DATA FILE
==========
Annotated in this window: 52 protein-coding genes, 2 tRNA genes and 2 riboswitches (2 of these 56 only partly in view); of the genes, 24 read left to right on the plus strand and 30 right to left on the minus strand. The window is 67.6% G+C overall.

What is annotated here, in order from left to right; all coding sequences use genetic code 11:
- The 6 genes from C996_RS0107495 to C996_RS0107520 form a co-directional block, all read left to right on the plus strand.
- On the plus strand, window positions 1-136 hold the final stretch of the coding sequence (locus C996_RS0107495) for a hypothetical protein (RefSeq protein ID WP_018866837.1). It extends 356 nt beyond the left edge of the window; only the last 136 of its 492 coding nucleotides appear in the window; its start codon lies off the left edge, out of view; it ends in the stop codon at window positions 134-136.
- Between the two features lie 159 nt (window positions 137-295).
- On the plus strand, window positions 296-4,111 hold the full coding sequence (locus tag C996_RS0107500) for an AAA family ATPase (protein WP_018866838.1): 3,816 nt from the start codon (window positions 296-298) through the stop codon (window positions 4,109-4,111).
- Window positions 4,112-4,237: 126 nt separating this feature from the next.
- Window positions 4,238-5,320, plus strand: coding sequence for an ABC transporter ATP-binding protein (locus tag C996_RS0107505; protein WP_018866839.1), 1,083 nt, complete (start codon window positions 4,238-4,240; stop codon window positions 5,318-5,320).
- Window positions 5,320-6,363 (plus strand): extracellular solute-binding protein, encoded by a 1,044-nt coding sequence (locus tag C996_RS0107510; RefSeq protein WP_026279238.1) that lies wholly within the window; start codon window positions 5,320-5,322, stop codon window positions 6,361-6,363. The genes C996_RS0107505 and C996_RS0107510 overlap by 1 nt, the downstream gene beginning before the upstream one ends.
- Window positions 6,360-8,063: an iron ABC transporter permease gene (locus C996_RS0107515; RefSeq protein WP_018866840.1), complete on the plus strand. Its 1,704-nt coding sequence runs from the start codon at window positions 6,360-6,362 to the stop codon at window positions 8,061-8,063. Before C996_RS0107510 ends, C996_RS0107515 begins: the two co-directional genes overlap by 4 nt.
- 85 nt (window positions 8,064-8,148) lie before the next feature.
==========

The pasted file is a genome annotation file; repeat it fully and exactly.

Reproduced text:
Annotated in this window: 52 protein-coding genes, 2 tRNA genes and 2 riboswitches (2 of these 56 only partly in view); of the genes, 24 read left to right on the plus strand and 30 right to left on the minus strand. The window is 67.6% G+C overall.

What is annotated here, in order from left to right; all coding sequences use genetic code 11:
- The 6 genes from C996_RS0107495 to C996_RS0107520 form a co-directional block, all read left to right on the plus strand.
- On the plus strand, window positions 1-136 hold the final stretch of the coding sequence (locus C996_RS0107495) for a hypothetical protein (RefSeq protein ID WP_018866837.1). It extends 356 nt beyond the left edge of the window; only the last 136 of its 492 coding nucleotides appear in the window; its start codon lies off the left edge, out of view; it ends in the stop codon at window positions 134-136.
- Between the two features lie 159 nt (window positions 137-295).
- On the plus strand, window positions 296-4,111 hold the full coding sequence (locus tag C996_RS0107500) for an AAA family ATPase (protein WP_018866838.1): 3,816 nt from the start codon (window positions 296-298) through the stop codon (window positions 4,109-4,111).
- Window positions 4,112-4,237: 126 nt separating this feature from the next.
- Window positions 4,238-5,320, plus strand: coding sequence for an ABC transporter ATP-binding protein (locus tag C996_RS0107505; protein WP_018866839.1), 1,083 nt, complete (start codon window positions 4,238-4,240; stop codon window positions 5,318-5,320).
- Window positions 5,320-6,363 (plus strand): extracellular solute-binding protein, encoded by a 1,044-nt coding sequence (locus tag C996_RS0107510; RefSeq protein WP_026279238.1) that lies wholly within the window; start codon window positions 5,320-5,322, stop codon window positions 6,361-6,363. The genes C996_RS0107505 and C996_RS0107510 overlap by 1 nt, the downstream gene beginning before the upstream one ends.
- Window positions 6,360-8,063: an iron ABC transporter permease gene (locus C996_RS0107515; RefSeq protein WP_018866840.1), complete on the plus strand. Its 1,704-nt coding sequence runs from the start codon at window positions 6,360-6,362 to the stop codon at window positions 8,061-8,063. Before C996_RS0107510 ends, C996_RS0107515 begins: the two co-directional genes overlap by 4 nt.
- 85 nt (window positions 8,064-8,148) lie before the next feature.